How Do the Changes in Capital Limits Affect Those Who Need Residential Care?

There are several different ways to finance long term care, or residential care, for older consumers. However, determining how to pay for this care can be quite stressful, with several different benefits available, most of which require different application processes and each having their own assessments. So, while the process can sometimes be confusing or complicated, consumers do have options available to them to help them offset the rising cost of healthcare as they approach the years in which they will need long term or residential care.

In some situations, residential care can be paid by the NHS under a benefit known as NHS Continuing Care. There are several reasons why a consumer would be deemed eligible for this benefit, which would pay the cost of residential care. The consumer may need what is referred to as ‘intermediate care’ or they may have been a mental health inpatient at some point in their life. The consumer may also be found to only need temporary residential care. Temporary residential care usually means 8 weeks or fewer. Care may also be paid through this benefit if the care is needed for a child. If none of the above instances apply, the consumer will undergo a financial assessment, in which their assets, savings, and other investments will be tallied and totaled to determine the ability of the consumer to pay for their own care.

During this assessment process, different capital, property, and assets are totaled systematically. For example, a consumer’s home, if owned by them, will be tallied systematically and according to assessment rules to deem if that property should be included as an asset in the consumer’s ability to pay for their own care. The asset limit for residential care is £23,250.

This capital limit truly affects how a consumer will pay for their long term care or their residential care. If the assets and savings of the consumer exceed this capital limit, they may be required to pay for all or part of their own care, which can seem quite daunting. If the consumer must pay for their own care, they are referred to as ‘self-funders’ and they will typically be given as much advice as possible once they learn that they will be required to pay for their own care. This advice can be further discussed with an independent adviser who may be able to help the consumer gain some insight in the best ways to offset the costs associated with their care.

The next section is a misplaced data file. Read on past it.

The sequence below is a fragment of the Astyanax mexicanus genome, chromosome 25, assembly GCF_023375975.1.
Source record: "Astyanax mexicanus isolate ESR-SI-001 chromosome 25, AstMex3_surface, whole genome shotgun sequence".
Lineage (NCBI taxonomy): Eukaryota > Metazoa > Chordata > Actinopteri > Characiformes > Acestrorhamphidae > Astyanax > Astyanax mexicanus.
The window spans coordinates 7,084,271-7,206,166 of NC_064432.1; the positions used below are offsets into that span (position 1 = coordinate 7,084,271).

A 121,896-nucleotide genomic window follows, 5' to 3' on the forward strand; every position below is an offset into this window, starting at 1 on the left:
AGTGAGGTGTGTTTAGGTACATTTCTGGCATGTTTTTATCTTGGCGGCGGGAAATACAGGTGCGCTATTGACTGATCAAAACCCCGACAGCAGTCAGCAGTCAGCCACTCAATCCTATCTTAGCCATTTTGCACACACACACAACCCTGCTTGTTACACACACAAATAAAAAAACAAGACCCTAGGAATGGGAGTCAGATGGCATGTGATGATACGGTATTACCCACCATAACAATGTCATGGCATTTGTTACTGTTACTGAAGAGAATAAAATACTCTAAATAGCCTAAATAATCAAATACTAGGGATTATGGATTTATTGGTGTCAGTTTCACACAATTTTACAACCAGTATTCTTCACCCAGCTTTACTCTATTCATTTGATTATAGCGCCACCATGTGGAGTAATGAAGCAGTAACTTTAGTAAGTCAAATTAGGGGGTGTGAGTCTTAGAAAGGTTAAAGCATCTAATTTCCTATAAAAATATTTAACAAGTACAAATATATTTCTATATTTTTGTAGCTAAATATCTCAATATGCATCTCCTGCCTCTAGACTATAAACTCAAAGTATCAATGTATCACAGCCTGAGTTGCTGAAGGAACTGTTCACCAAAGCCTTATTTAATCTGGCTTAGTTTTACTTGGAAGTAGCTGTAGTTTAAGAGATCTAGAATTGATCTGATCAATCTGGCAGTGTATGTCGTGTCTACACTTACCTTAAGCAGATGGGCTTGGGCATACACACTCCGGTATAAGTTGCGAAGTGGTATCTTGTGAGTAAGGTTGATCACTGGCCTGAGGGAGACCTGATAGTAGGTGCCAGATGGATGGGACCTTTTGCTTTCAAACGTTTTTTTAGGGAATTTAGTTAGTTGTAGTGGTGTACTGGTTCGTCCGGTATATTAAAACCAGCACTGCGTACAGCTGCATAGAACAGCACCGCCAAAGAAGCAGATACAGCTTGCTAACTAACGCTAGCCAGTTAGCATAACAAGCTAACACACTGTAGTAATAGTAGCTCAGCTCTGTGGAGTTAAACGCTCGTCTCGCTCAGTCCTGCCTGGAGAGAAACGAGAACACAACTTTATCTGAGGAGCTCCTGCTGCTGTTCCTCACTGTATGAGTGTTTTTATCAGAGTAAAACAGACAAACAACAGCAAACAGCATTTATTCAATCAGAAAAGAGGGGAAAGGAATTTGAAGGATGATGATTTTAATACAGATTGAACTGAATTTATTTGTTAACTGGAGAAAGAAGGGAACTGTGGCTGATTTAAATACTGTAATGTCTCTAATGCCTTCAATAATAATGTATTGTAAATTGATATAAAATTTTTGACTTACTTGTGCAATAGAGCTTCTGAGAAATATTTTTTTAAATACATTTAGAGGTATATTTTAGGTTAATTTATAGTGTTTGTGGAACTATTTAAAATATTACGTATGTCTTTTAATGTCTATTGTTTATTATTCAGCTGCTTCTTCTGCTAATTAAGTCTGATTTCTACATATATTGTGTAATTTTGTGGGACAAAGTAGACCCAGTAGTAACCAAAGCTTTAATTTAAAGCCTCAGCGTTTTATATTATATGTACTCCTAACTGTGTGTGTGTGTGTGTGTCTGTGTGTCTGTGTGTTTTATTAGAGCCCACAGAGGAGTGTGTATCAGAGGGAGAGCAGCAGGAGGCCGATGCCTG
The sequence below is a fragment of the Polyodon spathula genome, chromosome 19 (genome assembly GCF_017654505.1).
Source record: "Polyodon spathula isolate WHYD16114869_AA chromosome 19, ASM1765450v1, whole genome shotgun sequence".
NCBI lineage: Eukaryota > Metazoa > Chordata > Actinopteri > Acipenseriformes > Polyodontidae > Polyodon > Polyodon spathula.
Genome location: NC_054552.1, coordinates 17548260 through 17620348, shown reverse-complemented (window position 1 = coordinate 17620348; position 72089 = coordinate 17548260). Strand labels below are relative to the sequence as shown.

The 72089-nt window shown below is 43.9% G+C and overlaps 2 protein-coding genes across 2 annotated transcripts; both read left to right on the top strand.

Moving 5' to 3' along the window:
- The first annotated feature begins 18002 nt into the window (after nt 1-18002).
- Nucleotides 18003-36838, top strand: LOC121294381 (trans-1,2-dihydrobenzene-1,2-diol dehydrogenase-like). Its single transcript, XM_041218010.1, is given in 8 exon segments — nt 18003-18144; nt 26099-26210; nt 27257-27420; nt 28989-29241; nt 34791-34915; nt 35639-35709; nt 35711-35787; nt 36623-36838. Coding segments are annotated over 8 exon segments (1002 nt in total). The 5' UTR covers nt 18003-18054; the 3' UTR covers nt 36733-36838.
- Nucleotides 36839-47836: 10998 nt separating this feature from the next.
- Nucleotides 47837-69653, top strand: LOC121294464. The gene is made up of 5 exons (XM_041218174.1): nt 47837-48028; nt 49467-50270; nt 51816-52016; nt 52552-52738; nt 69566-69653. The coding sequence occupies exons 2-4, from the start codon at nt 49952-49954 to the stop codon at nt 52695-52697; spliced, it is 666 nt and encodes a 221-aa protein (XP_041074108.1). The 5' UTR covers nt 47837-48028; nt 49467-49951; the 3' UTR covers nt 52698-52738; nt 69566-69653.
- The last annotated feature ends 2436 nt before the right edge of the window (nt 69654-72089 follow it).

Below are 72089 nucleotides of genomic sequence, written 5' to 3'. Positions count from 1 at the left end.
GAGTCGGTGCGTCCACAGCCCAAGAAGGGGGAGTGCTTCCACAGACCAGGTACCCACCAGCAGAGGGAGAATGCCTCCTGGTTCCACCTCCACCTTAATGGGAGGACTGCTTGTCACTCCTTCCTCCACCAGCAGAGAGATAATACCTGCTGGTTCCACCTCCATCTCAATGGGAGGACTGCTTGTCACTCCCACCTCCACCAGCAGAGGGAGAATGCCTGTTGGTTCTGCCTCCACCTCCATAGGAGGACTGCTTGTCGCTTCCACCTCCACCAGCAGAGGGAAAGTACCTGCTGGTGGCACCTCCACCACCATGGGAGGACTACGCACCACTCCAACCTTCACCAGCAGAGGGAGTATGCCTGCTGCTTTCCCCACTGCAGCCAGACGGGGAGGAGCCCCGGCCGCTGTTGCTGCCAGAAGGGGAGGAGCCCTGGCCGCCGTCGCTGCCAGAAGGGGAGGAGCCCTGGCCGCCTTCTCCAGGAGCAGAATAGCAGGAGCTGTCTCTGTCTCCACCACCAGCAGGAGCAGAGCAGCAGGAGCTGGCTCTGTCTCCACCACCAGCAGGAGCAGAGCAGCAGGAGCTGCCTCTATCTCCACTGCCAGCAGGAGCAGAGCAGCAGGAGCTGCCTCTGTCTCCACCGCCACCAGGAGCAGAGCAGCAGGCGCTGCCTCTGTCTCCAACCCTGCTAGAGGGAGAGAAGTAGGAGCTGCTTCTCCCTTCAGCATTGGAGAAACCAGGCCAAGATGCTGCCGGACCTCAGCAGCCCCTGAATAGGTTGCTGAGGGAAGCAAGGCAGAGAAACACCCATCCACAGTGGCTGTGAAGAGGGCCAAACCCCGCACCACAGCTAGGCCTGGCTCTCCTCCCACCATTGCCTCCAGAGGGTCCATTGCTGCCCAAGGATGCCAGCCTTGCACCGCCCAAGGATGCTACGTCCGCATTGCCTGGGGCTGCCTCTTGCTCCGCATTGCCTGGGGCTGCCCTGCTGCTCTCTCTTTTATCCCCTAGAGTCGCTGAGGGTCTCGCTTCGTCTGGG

Once the capital of the self-funder reaches the £23,250 mark, the local authority will need to step in again to re-assess the consumer’s financial situation. In all likelihood, the local authority would need to assume some responsibility for funding the consumer’s long term care or residential care. There are different levels of financial assistance available to consumers depending on their assets. Some funders will fall to levels that will enable them to get some financial assistance while others may fall to a level that gets their entire tab paid for by their local authority. What is most important to keep in mind is that the level that needs to be reached is £23,250, or the capital limit for residential care.

As consumers approach needing long term care, they are often faced with decisions based on how they will pay for that care. Although the local authorities are available for assistance, sometimes financially, consumers should stay well educated on what is available to them in order to ensure that they receive every benefit available for their particular situation. The capital limit for residential care is one aspect of funding that consumers should know before they start thinking about how to fund their long term care.